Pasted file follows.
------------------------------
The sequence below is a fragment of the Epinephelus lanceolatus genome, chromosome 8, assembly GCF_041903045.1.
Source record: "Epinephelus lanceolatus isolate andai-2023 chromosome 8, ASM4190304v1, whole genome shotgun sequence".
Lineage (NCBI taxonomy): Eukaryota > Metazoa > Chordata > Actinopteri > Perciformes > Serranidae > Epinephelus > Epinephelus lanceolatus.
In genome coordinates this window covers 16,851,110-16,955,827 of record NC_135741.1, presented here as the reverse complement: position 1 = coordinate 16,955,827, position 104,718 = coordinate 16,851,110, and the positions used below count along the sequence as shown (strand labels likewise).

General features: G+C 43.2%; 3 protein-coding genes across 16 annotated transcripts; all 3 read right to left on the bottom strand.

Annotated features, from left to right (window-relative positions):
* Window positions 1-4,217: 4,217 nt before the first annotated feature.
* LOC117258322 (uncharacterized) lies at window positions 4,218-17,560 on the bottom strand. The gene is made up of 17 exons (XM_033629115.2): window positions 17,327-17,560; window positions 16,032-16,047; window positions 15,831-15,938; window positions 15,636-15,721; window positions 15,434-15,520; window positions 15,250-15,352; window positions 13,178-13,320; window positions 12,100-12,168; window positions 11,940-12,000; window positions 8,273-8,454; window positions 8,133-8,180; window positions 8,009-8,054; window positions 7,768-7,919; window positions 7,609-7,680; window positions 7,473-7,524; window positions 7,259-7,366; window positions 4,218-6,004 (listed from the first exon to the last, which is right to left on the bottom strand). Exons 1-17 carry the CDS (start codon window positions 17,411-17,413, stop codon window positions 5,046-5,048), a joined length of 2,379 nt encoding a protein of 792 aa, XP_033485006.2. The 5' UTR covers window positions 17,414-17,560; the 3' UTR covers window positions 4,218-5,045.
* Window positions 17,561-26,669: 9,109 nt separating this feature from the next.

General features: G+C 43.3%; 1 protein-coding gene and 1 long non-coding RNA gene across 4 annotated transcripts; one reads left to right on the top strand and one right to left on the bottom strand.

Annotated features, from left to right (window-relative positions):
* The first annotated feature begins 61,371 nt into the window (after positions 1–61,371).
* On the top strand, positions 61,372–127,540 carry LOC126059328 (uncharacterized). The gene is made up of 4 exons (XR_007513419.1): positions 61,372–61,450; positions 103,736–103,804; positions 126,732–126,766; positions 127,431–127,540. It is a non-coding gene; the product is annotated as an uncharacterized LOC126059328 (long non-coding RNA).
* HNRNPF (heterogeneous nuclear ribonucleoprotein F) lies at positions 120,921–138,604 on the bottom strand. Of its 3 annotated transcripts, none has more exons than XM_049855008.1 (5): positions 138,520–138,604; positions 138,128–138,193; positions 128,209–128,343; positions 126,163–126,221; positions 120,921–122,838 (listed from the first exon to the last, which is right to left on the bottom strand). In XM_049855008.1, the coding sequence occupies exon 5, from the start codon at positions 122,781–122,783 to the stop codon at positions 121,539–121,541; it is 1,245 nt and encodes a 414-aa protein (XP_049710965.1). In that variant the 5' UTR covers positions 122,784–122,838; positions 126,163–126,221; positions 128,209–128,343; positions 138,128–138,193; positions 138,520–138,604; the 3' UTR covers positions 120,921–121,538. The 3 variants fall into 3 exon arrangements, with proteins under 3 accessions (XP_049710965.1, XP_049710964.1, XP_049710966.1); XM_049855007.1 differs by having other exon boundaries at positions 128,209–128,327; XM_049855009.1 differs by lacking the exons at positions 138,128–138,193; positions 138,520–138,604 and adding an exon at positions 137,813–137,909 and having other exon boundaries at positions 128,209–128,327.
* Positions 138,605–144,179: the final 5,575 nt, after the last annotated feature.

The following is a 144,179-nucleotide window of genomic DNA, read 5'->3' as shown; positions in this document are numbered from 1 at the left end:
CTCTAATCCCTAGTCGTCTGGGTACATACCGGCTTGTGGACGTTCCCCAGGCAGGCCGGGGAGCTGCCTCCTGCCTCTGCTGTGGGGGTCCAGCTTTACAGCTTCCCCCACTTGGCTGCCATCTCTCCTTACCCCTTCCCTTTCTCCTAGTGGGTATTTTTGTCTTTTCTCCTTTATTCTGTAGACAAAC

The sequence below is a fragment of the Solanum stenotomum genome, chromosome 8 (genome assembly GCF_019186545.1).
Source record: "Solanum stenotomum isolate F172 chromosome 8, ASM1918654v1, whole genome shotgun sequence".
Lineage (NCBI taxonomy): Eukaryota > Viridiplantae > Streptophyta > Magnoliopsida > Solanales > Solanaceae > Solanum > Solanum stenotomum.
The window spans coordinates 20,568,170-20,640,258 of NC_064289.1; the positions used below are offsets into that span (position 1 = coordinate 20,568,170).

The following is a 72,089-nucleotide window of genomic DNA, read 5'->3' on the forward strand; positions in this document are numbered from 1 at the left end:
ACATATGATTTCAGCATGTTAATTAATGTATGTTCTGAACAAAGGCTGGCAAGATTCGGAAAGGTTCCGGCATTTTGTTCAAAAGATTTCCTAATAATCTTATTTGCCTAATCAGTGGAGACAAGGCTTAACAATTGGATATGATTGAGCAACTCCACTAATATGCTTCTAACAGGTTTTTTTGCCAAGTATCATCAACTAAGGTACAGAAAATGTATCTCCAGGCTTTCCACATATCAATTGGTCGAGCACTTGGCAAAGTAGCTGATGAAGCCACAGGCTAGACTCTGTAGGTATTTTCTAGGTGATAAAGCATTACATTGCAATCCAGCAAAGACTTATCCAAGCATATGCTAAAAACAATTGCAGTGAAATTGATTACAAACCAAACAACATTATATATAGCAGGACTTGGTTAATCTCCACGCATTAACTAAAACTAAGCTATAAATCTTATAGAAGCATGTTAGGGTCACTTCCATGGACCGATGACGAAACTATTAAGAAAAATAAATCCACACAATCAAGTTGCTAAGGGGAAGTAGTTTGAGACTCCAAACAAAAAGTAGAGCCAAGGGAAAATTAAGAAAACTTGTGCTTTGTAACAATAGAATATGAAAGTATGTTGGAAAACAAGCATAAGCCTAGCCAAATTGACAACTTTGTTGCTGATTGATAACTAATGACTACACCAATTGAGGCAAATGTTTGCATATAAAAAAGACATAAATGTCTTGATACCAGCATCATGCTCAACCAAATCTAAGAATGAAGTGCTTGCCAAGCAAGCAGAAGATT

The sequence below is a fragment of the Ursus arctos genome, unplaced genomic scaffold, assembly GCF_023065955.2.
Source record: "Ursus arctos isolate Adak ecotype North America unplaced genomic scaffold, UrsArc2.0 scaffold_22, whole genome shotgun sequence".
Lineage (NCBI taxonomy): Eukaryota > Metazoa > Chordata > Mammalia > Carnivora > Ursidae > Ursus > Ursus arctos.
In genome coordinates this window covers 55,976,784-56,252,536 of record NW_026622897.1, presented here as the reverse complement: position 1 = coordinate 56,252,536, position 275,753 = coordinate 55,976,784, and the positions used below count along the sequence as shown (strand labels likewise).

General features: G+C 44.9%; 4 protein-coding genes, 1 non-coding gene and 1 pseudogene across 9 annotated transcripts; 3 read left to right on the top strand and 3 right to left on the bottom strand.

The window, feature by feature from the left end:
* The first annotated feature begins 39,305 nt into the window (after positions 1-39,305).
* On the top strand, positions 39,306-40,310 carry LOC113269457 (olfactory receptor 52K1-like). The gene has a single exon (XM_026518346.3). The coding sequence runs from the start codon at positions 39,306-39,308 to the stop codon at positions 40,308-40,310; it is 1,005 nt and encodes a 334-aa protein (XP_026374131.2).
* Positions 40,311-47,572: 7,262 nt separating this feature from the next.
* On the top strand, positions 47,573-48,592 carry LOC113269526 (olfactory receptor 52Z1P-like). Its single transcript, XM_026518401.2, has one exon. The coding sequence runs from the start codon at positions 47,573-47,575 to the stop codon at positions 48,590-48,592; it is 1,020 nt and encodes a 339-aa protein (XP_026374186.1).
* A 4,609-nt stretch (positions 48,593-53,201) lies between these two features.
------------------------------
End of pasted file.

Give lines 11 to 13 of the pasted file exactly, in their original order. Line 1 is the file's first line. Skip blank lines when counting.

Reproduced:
Annotated features, from left to right (window-relative positions):
* The first annotated feature begins 61,371 nt into the window (after positions 1–61,371).
* On the top strand, positions 61,372–127,540 carry LOC126059328 (uncharacterized). The gene is made up of 4 exons (XR_007513419.1): positions 61,372–61,450; positions 103,736–103,804; positions 126,732–126,766; positions 127,431–127,540. It is a non-coding gene; the product is annotated as an uncharacterized LOC126059328 (long non-coding RNA).